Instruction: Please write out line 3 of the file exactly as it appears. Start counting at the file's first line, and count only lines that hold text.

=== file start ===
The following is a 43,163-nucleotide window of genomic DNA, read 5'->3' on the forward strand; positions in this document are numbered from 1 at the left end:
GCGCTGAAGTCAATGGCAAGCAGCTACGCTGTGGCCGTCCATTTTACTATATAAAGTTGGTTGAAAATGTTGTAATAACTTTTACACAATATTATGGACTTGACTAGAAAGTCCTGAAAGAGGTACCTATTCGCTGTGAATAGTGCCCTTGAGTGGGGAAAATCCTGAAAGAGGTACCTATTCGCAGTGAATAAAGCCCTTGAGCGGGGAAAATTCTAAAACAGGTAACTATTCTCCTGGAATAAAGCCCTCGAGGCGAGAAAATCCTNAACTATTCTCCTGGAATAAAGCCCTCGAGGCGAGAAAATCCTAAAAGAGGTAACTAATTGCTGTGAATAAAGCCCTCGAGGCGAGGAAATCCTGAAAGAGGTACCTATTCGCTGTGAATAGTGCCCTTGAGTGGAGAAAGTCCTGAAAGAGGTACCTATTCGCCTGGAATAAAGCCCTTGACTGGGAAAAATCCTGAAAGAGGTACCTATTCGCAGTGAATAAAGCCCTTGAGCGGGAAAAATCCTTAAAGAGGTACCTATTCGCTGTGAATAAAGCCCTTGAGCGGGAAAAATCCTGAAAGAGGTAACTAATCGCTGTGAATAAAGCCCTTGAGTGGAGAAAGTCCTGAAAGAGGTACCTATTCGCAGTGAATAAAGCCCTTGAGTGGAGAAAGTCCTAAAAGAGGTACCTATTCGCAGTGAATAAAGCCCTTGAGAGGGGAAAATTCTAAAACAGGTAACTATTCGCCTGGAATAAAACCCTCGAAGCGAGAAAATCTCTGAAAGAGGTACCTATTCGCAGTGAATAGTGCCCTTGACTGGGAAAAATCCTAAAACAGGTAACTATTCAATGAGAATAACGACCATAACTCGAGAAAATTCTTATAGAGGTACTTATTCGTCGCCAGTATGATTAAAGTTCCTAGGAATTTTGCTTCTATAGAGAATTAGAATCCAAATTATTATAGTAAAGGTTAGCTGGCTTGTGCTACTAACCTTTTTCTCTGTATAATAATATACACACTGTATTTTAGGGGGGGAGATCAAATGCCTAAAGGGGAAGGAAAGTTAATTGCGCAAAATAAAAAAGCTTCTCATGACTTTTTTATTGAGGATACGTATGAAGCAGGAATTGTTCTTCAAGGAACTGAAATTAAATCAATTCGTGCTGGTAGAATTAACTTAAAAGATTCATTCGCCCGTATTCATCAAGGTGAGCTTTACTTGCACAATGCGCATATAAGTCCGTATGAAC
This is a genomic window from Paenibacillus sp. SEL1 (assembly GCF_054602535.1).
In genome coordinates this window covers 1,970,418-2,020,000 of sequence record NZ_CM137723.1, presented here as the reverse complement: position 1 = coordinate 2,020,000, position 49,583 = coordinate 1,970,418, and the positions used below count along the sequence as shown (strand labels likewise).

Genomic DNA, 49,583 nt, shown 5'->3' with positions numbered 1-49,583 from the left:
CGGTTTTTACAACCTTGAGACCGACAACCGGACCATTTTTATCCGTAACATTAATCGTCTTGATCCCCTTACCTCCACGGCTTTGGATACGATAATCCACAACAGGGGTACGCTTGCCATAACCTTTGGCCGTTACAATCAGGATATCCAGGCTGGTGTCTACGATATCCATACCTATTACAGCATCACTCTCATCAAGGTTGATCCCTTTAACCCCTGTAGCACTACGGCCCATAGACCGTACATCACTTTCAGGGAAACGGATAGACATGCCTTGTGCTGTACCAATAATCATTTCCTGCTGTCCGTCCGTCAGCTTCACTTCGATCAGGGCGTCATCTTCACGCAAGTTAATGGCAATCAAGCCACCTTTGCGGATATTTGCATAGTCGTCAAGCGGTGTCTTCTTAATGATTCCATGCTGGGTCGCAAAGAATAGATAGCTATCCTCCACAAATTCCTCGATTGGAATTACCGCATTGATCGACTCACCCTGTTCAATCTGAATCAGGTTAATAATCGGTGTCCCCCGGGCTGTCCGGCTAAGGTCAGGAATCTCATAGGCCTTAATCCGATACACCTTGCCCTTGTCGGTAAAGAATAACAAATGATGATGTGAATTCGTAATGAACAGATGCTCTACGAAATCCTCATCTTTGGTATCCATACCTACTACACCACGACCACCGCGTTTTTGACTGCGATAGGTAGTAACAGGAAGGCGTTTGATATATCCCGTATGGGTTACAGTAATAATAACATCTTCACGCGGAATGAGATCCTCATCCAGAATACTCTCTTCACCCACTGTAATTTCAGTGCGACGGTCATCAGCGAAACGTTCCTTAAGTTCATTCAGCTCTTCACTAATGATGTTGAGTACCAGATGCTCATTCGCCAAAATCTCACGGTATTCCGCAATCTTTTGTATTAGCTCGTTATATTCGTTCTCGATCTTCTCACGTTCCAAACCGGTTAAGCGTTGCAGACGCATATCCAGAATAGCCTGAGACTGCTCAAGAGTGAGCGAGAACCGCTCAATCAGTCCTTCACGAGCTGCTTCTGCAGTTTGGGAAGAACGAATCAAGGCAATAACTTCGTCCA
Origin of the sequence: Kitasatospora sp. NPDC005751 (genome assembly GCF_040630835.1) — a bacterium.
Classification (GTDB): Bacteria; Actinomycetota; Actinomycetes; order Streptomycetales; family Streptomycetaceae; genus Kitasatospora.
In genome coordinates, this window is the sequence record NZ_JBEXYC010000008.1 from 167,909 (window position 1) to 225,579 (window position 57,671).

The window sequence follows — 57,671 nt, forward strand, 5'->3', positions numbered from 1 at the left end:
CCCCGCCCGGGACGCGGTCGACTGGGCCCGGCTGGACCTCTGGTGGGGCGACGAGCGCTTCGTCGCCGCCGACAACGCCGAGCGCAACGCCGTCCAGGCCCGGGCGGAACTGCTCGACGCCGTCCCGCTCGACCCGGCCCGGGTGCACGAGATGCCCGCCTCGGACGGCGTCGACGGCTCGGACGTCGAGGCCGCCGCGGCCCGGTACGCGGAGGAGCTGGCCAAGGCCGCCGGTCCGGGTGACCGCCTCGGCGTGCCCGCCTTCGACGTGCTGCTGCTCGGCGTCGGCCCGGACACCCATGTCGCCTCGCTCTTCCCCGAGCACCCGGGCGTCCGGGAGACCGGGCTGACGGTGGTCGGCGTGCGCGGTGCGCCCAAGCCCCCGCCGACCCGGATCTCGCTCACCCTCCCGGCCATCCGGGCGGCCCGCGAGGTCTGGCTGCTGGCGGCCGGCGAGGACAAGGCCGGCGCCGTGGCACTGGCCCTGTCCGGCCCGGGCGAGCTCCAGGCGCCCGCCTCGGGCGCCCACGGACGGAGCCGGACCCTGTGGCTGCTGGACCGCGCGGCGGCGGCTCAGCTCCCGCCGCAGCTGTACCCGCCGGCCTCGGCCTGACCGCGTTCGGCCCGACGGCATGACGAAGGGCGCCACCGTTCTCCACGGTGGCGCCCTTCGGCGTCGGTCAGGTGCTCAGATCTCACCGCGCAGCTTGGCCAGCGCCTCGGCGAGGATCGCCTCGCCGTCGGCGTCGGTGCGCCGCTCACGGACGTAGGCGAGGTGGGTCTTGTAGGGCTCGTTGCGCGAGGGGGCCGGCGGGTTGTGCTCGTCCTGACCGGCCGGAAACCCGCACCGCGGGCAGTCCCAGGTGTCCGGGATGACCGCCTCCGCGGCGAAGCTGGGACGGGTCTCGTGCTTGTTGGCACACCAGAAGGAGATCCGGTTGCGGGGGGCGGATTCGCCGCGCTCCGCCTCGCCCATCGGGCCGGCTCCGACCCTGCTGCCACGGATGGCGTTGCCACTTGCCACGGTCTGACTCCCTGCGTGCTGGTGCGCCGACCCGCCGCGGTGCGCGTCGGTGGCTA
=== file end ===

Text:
This is a genomic window from Paenibacillus sp. SEL1 (assembly GCF_054602535.1).